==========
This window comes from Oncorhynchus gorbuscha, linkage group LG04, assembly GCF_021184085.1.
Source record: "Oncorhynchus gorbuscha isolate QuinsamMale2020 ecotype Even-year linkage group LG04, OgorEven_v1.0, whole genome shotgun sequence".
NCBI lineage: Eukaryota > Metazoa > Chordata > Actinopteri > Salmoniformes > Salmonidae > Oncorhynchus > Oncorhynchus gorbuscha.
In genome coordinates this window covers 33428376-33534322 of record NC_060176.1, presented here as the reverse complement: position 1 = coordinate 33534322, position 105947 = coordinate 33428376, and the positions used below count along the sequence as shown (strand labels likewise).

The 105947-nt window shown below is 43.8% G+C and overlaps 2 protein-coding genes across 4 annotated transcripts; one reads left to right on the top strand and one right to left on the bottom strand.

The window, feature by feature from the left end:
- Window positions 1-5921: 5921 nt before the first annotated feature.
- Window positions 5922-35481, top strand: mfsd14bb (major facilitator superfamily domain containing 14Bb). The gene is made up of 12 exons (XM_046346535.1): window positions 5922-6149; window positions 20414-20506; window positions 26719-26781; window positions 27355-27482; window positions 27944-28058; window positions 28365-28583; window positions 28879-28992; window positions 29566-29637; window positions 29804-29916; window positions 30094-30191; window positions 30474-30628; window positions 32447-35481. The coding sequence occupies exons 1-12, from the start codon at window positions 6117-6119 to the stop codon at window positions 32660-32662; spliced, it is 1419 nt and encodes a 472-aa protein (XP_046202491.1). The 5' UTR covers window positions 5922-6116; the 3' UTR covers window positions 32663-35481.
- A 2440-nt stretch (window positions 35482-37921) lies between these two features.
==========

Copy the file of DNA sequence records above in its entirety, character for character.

This window comes from Oncorhynchus gorbuscha, linkage group LG04, assembly GCF_021184085.1.
Source record: "Oncorhynchus gorbuscha isolate QuinsamMale2020 ecotype Even-year linkage group LG04, OgorEven_v1.0, whole genome shotgun sequence".
NCBI lineage: Eukaryota > Metazoa > Chordata > Actinopteri > Salmoniformes > Salmonidae > Oncorhynchus > Oncorhynchus gorbuscha.
In genome coordinates this window covers 33428376-33534322 of record NC_060176.1, presented here as the reverse complement: position 1 = coordinate 33534322, position 105947 = coordinate 33428376, and the positions used below count along the sequence as shown (strand labels likewise).

The 105947-nt window shown below is 43.8% G+C and overlaps 2 protein-coding genes across 4 annotated transcripts; one reads left to right on the top strand and one right to left on the bottom strand.

The window, feature by feature from the left end:
- Window positions 1-5921: 5921 nt before the first annotated feature.
- Window positions 5922-35481, top strand: mfsd14bb (major facilitator superfamily domain containing 14Bb). The gene is made up of 12 exons (XM_046346535.1): window positions 5922-6149; window positions 20414-20506; window positions 26719-26781; window positions 27355-27482; window positions 27944-28058; window positions 28365-28583; window positions 28879-28992; window positions 29566-29637; window positions 29804-29916; window positions 30094-30191; window positions 30474-30628; window positions 32447-35481. The coding sequence occupies exons 1-12, from the start codon at window positions 6117-6119 to the stop codon at window positions 32660-32662; spliced, it is 1419 nt and encodes a 472-aa protein (XP_046202491.1). The 5' UTR covers window positions 5922-6116; the 3' UTR covers window positions 32663-35481.
- A 2440-nt stretch (window positions 35482-37921) lies between these two features.